Fat — it’s complicated

13 07 2015

This morning I read about a young female comedian who had been fat-shamed by a male comic who left much to be desired in the good looks department. He made fun of her size and her disability (she lost an arm in a car accident) by noting that she fat-smelled because she was unable to clean out her “fat belly flap” because she only had one arm. Apparently he did it for the sole reason that he could since they had no relationship other than a couple of passing hellos when working in the same location. It was an egregiously shocking and revolting example of what fat (and disabled) women put up with in this age of distorted body images and the infantilizing of the female body. A size 0 is a size that a child can wear and yet it is the size that mature women are expected to aspire to. By designating a size as 0, it is as though we are supposed to be seeking erasure. In saying this I am in no way suggesting that naturally slim women are infantile or lack presence but that the social construction of women’s bodies by others is a phenomenon that has beleaguered women of all sizes and needs to be stopped.

The female comic who was the object of this over the top example of fat shaming, responded online in a bravura show of strength and dignity that I suspect may be career altering for her tormenter. However, many like her live every day enduring taunts on the street, fewer job opportunities and promotions, exclusions from social occasions, and whispers behind her back. Fighting back are movements like “Big is Beautiful” in which those who are “curvy” are increasingly flaunting their more ample proportions in magazines, on high fashion catwalks, and in blogs, and public media.

For many of us, it has been a welcome change to see a more diverse representation of the female body in various media and while acceptance is beginning to shift, size still matters in the public arena of politics and commerce. For example, a highly competent and attractive politician who has come to power recently in a high profile cabinet position is regularly excoriated by ad hominem rhetoric that, if it were directed at her race would be considered the worst form of racism. She is a powerful woman who does not conform to the preference for vulnerable, tiny female bodies and so, when she enacts government policy with which someone disagrees, it is her female body that becomes the target rather than the policy. Unlike the comedian who took on her tormenter publicly, however, the minister must ignore these comments in order to minimize their effect on carrying on with her work effectively. So we see in these cases that power and influence wielded by  non-normative women in a predominantly male domain can become easy targets in a world in which male desire constructs and dominates public discourse.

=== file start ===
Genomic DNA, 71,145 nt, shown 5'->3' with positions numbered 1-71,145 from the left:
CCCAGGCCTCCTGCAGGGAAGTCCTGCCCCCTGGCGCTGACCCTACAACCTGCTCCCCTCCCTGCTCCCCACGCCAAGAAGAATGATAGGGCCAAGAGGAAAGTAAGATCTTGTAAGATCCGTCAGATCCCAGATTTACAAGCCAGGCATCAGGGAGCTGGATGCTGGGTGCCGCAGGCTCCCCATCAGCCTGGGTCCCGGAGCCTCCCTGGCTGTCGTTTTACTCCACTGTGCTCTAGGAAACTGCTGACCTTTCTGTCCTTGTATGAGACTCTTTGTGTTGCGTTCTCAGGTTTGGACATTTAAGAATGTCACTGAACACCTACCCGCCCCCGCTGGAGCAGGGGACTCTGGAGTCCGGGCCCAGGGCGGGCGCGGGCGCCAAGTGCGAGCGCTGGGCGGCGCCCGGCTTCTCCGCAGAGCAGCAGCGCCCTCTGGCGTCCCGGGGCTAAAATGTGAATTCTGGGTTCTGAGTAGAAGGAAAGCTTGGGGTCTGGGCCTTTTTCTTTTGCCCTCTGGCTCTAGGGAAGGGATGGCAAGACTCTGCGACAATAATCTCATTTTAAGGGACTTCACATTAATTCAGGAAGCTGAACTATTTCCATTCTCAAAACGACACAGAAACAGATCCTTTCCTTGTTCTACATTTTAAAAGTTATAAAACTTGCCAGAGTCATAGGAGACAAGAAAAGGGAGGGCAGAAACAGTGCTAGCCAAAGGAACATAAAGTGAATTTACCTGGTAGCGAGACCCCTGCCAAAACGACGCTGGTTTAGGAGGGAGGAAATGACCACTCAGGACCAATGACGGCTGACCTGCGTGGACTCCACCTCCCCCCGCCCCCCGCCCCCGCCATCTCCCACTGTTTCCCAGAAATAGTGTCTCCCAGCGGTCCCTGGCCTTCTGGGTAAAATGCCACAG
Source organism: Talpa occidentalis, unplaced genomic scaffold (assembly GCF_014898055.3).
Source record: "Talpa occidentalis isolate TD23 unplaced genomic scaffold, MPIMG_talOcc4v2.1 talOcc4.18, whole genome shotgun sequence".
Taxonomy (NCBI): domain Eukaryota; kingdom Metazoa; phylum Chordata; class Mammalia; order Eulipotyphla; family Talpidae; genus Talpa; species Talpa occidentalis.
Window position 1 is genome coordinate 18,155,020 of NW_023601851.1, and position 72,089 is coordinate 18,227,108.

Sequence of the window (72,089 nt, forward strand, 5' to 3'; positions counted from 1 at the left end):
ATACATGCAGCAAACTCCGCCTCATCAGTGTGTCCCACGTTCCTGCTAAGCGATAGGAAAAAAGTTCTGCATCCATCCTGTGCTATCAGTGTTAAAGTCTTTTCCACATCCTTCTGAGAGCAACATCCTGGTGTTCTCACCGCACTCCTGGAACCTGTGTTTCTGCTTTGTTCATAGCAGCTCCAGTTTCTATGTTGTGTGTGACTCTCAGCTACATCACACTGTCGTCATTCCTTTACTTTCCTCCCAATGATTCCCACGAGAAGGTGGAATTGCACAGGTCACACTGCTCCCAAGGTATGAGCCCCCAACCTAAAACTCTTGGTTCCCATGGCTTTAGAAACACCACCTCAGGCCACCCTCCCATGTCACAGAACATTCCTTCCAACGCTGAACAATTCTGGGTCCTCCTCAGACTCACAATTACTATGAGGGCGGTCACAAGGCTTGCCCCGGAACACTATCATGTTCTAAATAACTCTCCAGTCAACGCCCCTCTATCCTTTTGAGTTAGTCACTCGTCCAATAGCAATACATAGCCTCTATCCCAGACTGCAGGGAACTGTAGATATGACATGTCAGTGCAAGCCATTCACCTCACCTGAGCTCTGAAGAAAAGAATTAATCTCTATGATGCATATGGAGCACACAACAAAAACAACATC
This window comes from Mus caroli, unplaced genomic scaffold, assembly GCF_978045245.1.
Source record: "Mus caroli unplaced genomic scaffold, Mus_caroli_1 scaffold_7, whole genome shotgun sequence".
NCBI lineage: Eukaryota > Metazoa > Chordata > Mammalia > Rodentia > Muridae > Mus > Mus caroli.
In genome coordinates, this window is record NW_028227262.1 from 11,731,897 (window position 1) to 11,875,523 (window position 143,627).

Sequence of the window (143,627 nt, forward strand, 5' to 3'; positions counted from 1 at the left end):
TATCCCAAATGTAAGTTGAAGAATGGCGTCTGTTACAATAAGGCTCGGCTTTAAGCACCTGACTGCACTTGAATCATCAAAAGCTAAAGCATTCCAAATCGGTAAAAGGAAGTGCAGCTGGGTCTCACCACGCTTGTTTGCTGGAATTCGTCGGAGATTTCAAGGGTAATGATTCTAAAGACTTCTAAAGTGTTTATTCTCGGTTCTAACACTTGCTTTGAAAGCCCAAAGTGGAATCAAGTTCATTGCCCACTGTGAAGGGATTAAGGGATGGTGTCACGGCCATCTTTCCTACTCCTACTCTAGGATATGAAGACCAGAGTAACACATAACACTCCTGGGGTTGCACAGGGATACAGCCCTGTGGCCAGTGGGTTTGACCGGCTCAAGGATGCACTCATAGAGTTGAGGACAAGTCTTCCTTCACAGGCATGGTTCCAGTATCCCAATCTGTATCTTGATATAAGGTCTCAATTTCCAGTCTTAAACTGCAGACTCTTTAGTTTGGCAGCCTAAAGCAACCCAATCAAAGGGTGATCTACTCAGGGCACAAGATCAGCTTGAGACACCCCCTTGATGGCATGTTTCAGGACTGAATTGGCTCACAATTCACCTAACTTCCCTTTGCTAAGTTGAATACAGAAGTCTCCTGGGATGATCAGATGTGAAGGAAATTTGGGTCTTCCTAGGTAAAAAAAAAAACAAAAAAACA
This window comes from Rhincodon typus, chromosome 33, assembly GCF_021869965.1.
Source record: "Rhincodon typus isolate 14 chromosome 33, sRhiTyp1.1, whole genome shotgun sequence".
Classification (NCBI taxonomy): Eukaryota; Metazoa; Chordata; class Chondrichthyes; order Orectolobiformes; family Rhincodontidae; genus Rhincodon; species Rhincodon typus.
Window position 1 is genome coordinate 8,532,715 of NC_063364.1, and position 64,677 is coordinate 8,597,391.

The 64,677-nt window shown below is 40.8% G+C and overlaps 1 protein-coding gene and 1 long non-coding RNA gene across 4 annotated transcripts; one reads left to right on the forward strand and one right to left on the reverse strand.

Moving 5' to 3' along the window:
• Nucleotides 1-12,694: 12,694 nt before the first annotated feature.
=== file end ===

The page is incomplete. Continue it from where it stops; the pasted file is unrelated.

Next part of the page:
Yet — and I am speaking from personal experience here — fat is uncomfortable and over time is highly destructive. My knees are testimony to the literally wearing effect of carrying far too much weight over an adult lifetime. For most of my adult life I carried at least 80 and, at my peak, 120 pounds more than my body could comfortably tolerate but for mCASWE Picture 018ost of my adult life I was able to do so with few health issues and few obvious experiences of discrimination. I hated the clothes I was limited to in “plus” size shops and lived in constant fear when I travelled by air that someone would need the middle seat as I sort of spilled over into that space. but, other than that. I was able to carry on with my life with few obstacles…until I was about 55. Then subtle signs of abnormal wear and tear began to emerge: my ankle injury from a car accident just would not heal properly so stairs became impossible, my back gave out on me with disconcerting regularity, my knee would suddenly give way and my whole leg from hip to knee would throb and ache while I hobbled along holding my knee stiff so it wouldn’t collapse on me with unbearable pain. Then it was my heart, high blood pressure, constant pain in my feet, knees that increasingly ached from osteoarthritis, shortness of breath…the list goes on. It wasn’t fun and it wasn’t beautiful and it had to stop.

So, about four years ago, following two open heart surgeries to repair and then replace my mitral valve, I began to take some tentative steps to lose some weight. In years past I had tried Weight Watchers a few times and been completely unsuccessful — gaining back anything I lost and then some. I know others do it but I couldn’t. My doctor told me that even a 10% weight loss would really help my heart, so I figured that I might be able to do that…and I did thanks to help from a nutritionist at an extended care clinic.

With that bit of success under my belt, I looked for a way to keep at it in a way that was workable for me. That’s when I stumbled on to Fitness Pal. It took some getting used to but I found it a relatively painless way to figure out not just what the calorie value is of what I am eating but, more importantly, what its nutritional value is and how to balance carbs, fats, and protein. After using it for a while, I began to learn that, for example, if I chose to wrap my sandwich contents in a lettuce leaf — which is surprisingly good and nicely crunchy — I had calories left over for a nice apple for a snack. And, because I could make the choices around what I liked (with occasional treats to keep it interesting), I would stick to it. Progress has been slow and a bit uneven, but it’s been steady. I’ve now lost 85 pounds with another 35 to go. It feels great!